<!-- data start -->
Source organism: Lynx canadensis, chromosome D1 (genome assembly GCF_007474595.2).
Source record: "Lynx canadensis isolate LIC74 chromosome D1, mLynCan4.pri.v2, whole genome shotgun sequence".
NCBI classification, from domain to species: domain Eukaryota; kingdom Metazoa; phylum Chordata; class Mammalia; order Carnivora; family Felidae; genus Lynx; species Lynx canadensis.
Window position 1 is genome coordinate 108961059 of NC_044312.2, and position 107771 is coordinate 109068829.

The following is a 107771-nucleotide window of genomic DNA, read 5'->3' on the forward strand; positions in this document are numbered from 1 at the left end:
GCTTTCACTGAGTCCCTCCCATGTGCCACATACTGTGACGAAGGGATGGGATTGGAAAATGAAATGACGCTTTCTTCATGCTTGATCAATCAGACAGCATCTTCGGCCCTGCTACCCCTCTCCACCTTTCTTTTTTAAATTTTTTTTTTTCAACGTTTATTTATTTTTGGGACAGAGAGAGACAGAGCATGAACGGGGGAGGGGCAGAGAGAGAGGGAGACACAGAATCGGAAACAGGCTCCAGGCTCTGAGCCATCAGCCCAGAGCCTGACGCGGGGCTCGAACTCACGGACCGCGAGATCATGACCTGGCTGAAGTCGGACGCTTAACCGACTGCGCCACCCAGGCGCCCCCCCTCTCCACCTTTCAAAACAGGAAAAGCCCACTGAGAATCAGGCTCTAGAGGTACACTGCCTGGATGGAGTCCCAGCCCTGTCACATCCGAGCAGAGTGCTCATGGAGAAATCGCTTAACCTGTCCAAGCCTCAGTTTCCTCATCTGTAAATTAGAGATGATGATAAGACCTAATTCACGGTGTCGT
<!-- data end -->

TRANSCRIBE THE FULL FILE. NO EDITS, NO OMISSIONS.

Source organism: Lynx canadensis, chromosome D1 (genome assembly GCF_007474595.2).
Source record: "Lynx canadensis isolate LIC74 chromosome D1, mLynCan4.pri.v2, whole genome shotgun sequence".
NCBI classification, from domain to species: domain Eukaryota; kingdom Metazoa; phylum Chordata; class Mammalia; order Carnivora; family Felidae; genus Lynx; species Lynx canadensis.
Window position 1 is genome coordinate 108961059 of NC_044312.2, and position 107771 is coordinate 109068829.

The following is a 107771-nucleotide window of genomic DNA, read 5'->3' on the forward strand; positions in this document are numbered from 1 at the left end:
GCTTTCACTGAGTCCCTCCCATGTGCCACATACTGTGACGAAGGGATGGGATTGGAAAATGAAATGACGCTTTCTTCATGCTTGATCAATCAGACAGCATCTTCGGCCCTGCTACCCCTCTCCACCTTTCTTTTTTAAATTTTTTTTTTTCAACGTTTATTTATTTTTGGGACAGAGAGAGACAGAGCATGAACGGGGGAGGGGCAGAGAGAGAGGGAGACACAGAATCGGAAACAGGCTCCAGGCTCTGAGCCATCAGCCCAGAGCCTGACGCGGGGCTCGAACTCACGGACCGCGAGATCATGACCTGGCTGAAGTCGGACGCTTAACCGACTGCGCCACCCAGGCGCCCCCCCTCTCCACCTTTCAAAACAGGAAAAGCCCACTGAGAATCAGGCTCTAGAGGTACACTGCCTGGATGGAGTCCCAGCCCTGTCACATCCGAGCAGAGTGCTCATGGAGAAATCGCTTAACCTGTCCAAGCCTCAGTTTCCTCATCTGTAAATTAGAGATGATGATAAGACCTAATTCACGGTGTCGT